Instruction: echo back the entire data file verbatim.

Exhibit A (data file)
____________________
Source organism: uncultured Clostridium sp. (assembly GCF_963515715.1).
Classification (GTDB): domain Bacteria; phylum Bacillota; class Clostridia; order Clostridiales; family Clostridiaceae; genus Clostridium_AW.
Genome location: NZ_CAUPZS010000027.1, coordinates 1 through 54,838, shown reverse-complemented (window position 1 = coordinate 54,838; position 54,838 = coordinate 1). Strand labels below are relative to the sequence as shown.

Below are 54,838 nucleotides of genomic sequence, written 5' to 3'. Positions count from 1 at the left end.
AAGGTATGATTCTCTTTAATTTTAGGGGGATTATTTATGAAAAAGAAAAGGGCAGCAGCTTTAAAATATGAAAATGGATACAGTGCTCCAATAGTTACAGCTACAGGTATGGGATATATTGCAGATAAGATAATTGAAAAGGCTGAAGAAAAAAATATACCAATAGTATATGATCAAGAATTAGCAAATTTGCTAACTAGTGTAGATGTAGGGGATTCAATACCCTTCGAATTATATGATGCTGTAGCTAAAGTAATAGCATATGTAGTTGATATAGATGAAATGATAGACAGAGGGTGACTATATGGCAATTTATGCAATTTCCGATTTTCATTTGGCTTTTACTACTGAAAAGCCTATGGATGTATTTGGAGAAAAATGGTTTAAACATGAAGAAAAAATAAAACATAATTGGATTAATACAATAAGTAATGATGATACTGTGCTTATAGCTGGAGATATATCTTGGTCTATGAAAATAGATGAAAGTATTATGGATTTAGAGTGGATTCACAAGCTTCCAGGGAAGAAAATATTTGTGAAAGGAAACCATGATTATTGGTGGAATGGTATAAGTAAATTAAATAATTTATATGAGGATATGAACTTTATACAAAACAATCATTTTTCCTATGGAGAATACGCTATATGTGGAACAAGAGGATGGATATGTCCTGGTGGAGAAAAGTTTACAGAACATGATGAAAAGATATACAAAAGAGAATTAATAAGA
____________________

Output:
Source organism: uncultured Clostridium sp. (assembly GCF_963515715.1).
Classification (GTDB): domain Bacteria; phylum Bacillota; class Clostridia; order Clostridiales; family Clostridiaceae; genus Clostridium_AW.
Genome location: NZ_CAUPZS010000027.1, coordinates 1 through 54,838, shown reverse-complemented (window position 1 = coordinate 54,838; position 54,838 = coordinate 1). Strand labels below are relative to the sequence as shown.

Below are 54,838 nucleotides of genomic sequence, written 5' to 3'. Positions count from 1 at the left end.
AAGGTATGATTCTCTTTAATTTTAGGGGGATTATTTATGAAAAAGAAAAGGGCAGCAGCTTTAAAATATGAAAATGGATACAGTGCTCCAATAGTTACAGCTACAGGTATGGGATATATTGCAGATAAGATAATTGAAAAGGCTGAAGAAAAAAATATACCAATAGTATATGATCAAGAATTAGCAAATTTGCTAACTAGTGTAGATGTAGGGGATTCAATACCCTTCGAATTATATGATGCTGTAGCTAAAGTAATAGCATATGTAGTTGATATAGATGAAATGATAGACAGAGGGTGACTATATGGCAATTTATGCAATTTCCGATTTTCATTTGGCTTTTACTACTGAAAAGCCTATGGATGTATTTGGAGAAAAATGGTTTAAACATGAAGAAAAAATAAAACATAATTGGATTAATACAATAAGTAATGATGATACTGTGCTTATAGCTGGAGATATATCTTGGTCTATGAAAATAGATGAAAGTATTATGGATTTAGAGTGGATTCACAAGCTTCCAGGGAAGAAAATATTTGTGAAAGGAAACCATGATTATTGGTGGAATGGTATAAGTAAATTAAATAATTTATATGAGGATATGAACTTTATACAAAACAATCATTTTTCCTATGGAGAATACGCTATATGTGGAACAAGAGGATGGATATGTCCTGGTGGAGAAAAGTTTACAGAACATGATGAAAAGATATACAAAAGAGAATTAATAAGA